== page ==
The Commission noted, however, that if an FCM goes into bankruptcy and the customer funds suffer a loss as a result of fellow-customer risk, operational risk, or investment risk, customer collateral is subject to Section 766(h) of the Bankruptcy Code ("Code") (and Part 190 of the CFTC regulations) which provides that "the trustee shall distribute customer property ratably to customers on the basis and to the extent of such customers' allowed net equity claims ...." Thus, the Commission acknowledged that all of the segregation models, including Physical Segregation, would not prevent non-defaulting customers' collateral from being distributed pro rata in the case of an FCM bankruptcy since, regardless of location, the collateral would still be defined under the code as "customer property."42 As the Commission stated, "Under all of the segregation models, to the extent there is a shortfall, each customer will ultimately receive the same cents-on-the-dollar proportion of the value of the customer's account."43
The Final Rules: LSOC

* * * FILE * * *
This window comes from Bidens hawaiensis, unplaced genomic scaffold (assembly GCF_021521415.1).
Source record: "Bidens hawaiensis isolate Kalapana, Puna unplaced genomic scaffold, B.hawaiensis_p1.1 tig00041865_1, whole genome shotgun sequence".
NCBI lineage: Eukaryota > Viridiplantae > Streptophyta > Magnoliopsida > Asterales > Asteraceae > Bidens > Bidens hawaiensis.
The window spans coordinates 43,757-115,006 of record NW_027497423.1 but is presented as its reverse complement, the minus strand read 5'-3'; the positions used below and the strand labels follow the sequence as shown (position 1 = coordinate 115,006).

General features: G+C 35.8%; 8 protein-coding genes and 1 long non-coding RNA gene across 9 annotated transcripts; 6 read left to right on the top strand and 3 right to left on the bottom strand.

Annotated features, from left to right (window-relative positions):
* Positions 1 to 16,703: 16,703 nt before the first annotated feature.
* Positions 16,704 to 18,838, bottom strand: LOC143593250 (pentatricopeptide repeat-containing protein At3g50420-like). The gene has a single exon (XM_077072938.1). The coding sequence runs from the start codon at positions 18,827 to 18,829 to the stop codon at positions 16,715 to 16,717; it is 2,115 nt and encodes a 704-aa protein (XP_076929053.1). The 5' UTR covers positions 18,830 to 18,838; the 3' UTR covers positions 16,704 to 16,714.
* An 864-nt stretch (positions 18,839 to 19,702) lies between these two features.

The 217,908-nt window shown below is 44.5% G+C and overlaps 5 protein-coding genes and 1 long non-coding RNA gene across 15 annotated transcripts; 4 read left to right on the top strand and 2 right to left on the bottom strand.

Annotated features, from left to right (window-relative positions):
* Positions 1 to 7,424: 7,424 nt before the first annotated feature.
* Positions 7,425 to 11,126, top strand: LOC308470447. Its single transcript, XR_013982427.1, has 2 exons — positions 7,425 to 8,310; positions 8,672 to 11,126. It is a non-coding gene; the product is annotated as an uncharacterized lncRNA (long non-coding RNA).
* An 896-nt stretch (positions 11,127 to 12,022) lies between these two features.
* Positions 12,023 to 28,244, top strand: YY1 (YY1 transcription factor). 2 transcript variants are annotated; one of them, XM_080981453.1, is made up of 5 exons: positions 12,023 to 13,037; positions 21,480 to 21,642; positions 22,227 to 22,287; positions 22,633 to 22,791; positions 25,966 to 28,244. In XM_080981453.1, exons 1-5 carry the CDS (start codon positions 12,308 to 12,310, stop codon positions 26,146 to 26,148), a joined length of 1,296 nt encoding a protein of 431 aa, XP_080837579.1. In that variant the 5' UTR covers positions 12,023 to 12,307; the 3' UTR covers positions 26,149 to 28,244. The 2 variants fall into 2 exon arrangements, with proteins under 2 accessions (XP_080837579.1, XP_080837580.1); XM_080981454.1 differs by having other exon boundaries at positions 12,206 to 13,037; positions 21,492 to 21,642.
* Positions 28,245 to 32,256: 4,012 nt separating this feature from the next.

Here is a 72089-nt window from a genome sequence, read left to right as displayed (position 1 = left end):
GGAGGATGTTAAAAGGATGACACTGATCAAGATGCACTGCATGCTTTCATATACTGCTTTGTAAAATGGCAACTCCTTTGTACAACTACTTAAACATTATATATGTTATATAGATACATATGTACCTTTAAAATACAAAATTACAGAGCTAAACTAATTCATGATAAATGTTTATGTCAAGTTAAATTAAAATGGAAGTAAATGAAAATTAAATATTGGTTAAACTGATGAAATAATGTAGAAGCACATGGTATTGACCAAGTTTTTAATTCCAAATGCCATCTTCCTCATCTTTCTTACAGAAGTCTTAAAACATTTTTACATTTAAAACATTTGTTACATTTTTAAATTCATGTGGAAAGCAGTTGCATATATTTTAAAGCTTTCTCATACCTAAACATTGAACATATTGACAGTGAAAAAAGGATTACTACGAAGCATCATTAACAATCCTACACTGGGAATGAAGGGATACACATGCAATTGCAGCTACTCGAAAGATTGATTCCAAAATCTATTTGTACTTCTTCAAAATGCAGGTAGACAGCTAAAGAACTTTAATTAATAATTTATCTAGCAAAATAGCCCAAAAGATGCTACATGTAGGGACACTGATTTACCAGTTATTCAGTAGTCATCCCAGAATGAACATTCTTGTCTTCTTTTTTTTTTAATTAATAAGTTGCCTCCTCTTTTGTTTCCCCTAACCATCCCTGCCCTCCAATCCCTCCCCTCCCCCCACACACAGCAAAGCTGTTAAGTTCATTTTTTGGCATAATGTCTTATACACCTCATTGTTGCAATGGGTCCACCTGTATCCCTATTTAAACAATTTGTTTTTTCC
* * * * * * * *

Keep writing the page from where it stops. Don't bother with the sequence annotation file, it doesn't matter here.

During an Open Meeting on January 11, 2012, the Commission voted to adopt LSOC as the final rule for segregation of customer collateral for cleared swaps. The final rule was published in the Federal Register on February 7, 2012, 44 and became effective on April 9, 2012, though compliance with the rule is not required until November 8, 2012.45 In the preamble to the rule, the Commission provided its rationale for adopting the LSOC model. It reasoned that: (a) LSOC provided greater protection from fellow-customer risk and provided faster porting than the Futures Model;46 (b) LSOC had similar operating costs to the Legal Segregation with Recourse Model, but provided better protection against fellow-customer risk;47 and (c) LSOC had substantially less operational costs than the Physical Segregation Model and was only slightly less effective in protecting against fellow-customer risk.48 The Commission also noted that, although a major benefit of the Physical Segregation Model was that it eliminated investment risk, the Commission was planning to, and has, amended Rule 1.25.49